Happily Married to a Rich English
Peer, the American Beauty Isn’t
Worrying Over “Junior’s’' Doings
; REAL PEOPLE
The Fortner Thelma Mi-rpm Con'.irso, Whose Weddinp to Lord Furnet» 'Are
Considered On; of the N"oc. 3rlllia;il Mi tchcr of t Season or So Ago.
Analyzed fcy RUTH MC\KiS,
IN the game of modern rharritgf \bee}
the cards are cut by ieve, dealt by
marriage and shut led by nivoree,
a now combination has been tallied by
Scorokoepr Cupid, who must have a sore
•task remembering, the arrangements and
f rearrangements that result from the com
plication* of modern married life.
The latest shuffle has sorted J&m$s
i . GyT.versr, thirty-five-year-cld mil*
1 lidnure banker, and Mrs. Elizabeth \. r
■ er Brastow into the bonds of matrimony
two who plan to live forever.
No one guessed thr.t the C on Vers e
Srastow wedding wts to take place—
least of all Thelrha .'.organ, the second
Mrs. Converse, who, after her divorce
“Junior/’ further complicated mat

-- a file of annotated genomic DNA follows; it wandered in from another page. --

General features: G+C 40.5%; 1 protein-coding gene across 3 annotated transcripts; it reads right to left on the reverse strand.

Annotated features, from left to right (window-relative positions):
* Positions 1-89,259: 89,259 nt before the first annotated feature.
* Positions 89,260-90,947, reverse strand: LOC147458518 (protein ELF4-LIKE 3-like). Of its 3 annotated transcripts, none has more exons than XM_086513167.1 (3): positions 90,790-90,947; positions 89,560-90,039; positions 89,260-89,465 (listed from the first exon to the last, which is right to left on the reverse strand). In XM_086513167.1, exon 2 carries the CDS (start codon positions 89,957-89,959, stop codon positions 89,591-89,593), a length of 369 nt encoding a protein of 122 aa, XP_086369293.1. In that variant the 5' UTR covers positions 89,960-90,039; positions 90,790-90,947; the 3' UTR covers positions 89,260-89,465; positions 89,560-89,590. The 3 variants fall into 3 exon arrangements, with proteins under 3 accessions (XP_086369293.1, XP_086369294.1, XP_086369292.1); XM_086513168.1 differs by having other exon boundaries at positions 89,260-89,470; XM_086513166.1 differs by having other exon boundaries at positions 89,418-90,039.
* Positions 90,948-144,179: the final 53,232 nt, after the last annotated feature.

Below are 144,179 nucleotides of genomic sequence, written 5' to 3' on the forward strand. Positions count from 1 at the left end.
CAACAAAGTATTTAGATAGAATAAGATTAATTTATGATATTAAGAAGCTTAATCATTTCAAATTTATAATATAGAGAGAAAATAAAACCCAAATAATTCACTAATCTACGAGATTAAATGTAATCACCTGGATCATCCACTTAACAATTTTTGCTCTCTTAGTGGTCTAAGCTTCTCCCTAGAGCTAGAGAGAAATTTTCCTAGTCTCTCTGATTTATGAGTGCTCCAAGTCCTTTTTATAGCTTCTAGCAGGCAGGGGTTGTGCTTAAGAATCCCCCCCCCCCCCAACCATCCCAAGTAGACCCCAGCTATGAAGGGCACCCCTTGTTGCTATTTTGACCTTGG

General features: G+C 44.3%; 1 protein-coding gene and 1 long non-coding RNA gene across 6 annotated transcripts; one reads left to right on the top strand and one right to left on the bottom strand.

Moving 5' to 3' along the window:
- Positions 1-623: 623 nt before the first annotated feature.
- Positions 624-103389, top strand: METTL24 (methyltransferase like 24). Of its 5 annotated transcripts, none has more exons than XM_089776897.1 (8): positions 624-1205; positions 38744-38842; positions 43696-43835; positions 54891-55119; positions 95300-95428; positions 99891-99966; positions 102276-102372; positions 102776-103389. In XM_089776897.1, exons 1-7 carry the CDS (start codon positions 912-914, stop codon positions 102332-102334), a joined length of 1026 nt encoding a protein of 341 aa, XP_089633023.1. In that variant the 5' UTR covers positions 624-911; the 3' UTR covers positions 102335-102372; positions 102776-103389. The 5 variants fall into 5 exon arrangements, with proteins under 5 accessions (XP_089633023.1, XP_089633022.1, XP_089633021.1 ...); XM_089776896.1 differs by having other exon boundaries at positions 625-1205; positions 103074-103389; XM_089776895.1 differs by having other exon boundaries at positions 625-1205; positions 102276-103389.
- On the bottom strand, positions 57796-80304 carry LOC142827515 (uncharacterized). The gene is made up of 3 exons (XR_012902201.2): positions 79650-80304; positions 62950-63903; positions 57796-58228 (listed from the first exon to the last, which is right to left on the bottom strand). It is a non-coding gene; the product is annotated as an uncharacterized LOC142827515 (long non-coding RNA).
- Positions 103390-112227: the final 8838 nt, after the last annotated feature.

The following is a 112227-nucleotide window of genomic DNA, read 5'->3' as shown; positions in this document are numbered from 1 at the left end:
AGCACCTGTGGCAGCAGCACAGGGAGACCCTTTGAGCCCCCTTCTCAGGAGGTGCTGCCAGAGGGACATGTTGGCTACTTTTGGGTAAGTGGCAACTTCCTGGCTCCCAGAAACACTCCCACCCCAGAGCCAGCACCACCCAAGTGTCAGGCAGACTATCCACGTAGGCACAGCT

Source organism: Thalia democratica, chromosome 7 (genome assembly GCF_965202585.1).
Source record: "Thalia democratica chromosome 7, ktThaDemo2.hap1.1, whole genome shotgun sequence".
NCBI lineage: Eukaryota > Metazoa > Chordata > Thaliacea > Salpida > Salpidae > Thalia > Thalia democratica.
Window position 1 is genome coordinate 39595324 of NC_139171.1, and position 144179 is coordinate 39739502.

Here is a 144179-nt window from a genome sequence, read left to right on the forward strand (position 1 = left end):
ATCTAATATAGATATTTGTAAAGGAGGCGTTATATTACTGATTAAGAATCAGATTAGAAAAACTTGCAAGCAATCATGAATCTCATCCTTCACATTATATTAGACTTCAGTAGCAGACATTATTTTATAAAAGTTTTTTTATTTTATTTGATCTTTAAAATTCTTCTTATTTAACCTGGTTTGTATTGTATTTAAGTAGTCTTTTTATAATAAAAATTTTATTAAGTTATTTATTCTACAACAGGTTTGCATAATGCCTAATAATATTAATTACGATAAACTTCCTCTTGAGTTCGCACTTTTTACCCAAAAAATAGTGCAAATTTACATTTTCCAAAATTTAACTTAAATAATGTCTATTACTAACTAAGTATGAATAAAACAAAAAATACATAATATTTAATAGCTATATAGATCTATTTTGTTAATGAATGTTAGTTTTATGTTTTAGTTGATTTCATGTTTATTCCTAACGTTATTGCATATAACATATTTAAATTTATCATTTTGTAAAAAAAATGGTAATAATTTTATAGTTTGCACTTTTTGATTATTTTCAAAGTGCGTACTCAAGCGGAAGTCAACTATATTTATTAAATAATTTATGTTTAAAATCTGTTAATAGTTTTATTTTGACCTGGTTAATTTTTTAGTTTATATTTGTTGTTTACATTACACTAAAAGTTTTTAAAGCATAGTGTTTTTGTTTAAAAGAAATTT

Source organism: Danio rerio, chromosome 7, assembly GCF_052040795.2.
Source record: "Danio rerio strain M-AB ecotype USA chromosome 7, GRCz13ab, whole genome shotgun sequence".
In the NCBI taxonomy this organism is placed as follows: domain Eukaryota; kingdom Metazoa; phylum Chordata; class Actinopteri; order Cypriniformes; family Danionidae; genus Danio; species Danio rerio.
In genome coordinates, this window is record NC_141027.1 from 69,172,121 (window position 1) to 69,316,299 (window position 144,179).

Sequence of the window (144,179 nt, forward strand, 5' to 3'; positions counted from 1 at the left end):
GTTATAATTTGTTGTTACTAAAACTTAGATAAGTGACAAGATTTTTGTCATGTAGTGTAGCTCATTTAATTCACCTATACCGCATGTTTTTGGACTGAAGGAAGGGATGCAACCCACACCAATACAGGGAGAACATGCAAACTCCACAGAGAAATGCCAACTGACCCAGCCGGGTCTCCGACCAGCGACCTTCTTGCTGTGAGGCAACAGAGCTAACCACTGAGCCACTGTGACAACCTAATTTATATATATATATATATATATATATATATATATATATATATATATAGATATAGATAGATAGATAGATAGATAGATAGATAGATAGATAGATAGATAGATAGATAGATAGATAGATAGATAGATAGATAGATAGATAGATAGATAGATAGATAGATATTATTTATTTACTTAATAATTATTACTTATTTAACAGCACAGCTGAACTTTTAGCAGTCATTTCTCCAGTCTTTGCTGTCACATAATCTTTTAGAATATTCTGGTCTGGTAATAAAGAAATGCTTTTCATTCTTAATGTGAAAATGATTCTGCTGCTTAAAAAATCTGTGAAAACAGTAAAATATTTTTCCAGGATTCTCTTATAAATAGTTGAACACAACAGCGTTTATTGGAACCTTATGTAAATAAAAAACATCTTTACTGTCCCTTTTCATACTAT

JIMMY got a lucky break when he came into Patsy’s house a wee bit fr'yfti.
Patsy saw him in time tt get him to tike her cut foi an ic, cream soda be
fore her father came into the sun parlcr. Otherwise, this tale might ha*e t>e*.i
“Aw Patti, whadda ye mean? Don’t you care any more 'what happens to MJ*
By MARY T. DOUGHERTY.
OUT the door and dawn the stairs
they fled at such speed that. Jimmy
called put: “Hey, wl.y all the
haste? We're not going to a fire. We’re
going for ice cream, and it wont melt!
“Well, boy, you don’t need any ice
cream. Ail you need is a little fresh
air . . . not. a little, a lot.”
“Whadda ye mean. fresh. air? Gee.
Patts, you talk like a sermon ... And
while we’re at it, it isn’t, your turn.
Believe me, I’m not through. I got a
lotta questions to ask you, too.”
“Well, all I’ve got to say is, you'd
better sober up first. Lucky thing I got
you out before Dad saw you or it would
be the last time you’d do any speech
making around that house.”
“Huh, is THAT so? Suppose you
think I’ve been drinking or something.
Well, if you do, you’re all wet.”